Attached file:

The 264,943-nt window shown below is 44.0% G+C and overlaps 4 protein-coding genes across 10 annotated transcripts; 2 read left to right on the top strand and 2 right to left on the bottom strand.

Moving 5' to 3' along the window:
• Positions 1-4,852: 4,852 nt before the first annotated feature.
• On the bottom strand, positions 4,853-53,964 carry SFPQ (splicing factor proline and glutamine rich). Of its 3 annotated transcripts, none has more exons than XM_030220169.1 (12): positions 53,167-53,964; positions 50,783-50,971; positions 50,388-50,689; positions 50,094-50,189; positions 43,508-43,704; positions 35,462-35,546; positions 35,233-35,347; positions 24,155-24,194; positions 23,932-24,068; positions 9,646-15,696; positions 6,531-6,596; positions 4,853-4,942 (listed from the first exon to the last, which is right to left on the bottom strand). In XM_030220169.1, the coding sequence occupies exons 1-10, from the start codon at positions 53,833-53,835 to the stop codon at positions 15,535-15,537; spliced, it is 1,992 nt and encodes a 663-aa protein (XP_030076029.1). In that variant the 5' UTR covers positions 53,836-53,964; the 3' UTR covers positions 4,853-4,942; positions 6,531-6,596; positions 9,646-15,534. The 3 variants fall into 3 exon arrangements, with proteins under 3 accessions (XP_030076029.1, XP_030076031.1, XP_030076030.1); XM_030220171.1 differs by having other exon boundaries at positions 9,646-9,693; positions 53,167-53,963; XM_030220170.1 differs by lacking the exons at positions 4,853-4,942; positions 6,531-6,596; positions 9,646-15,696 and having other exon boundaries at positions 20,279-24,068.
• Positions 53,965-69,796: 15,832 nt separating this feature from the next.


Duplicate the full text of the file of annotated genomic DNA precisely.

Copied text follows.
The 264,943-nt window shown below is 44.0% G+C and overlaps 4 protein-coding genes across 10 annotated transcripts; 2 read left to right on the top strand and 2 right to left on the bottom strand.

Moving 5' to 3' along the window:
• Positions 1-4,852: 4,852 nt before the first annotated feature.
• On the bottom strand, positions 4,853-53,964 carry SFPQ (splicing factor proline and glutamine rich). Of its 3 annotated transcripts, none has more exons than XM_030220169.1 (12): positions 53,167-53,964; positions 50,783-50,971; positions 50,388-50,689; positions 50,094-50,189; positions 43,508-43,704; positions 35,462-35,546; positions 35,233-35,347; positions 24,155-24,194; positions 23,932-24,068; positions 9,646-15,696; positions 6,531-6,596; positions 4,853-4,942 (listed from the first exon to the last, which is right to left on the bottom strand). In XM_030220169.1, the coding sequence occupies exons 1-10, from the start codon at positions 53,833-53,835 to the stop codon at positions 15,535-15,537; spliced, it is 1,992 nt and encodes a 663-aa protein (XP_030076029.1). In that variant the 5' UTR covers positions 53,836-53,964; the 3' UTR covers positions 4,853-4,942; positions 6,531-6,596; positions 9,646-15,534. The 3 variants fall into 3 exon arrangements, with proteins under 3 accessions (XP_030076029.1, XP_030076031.1, XP_030076030.1); XM_030220171.1 differs by having other exon boundaries at positions 9,646-9,693; positions 53,167-53,963; XM_030220170.1 differs by lacking the exons at positions 4,853-4,942; positions 6,531-6,596; positions 9,646-15,696 and having other exon boundaries at positions 20,279-24,068.
• Positions 53,965-69,796: 15,832 nt separating this feature from the next.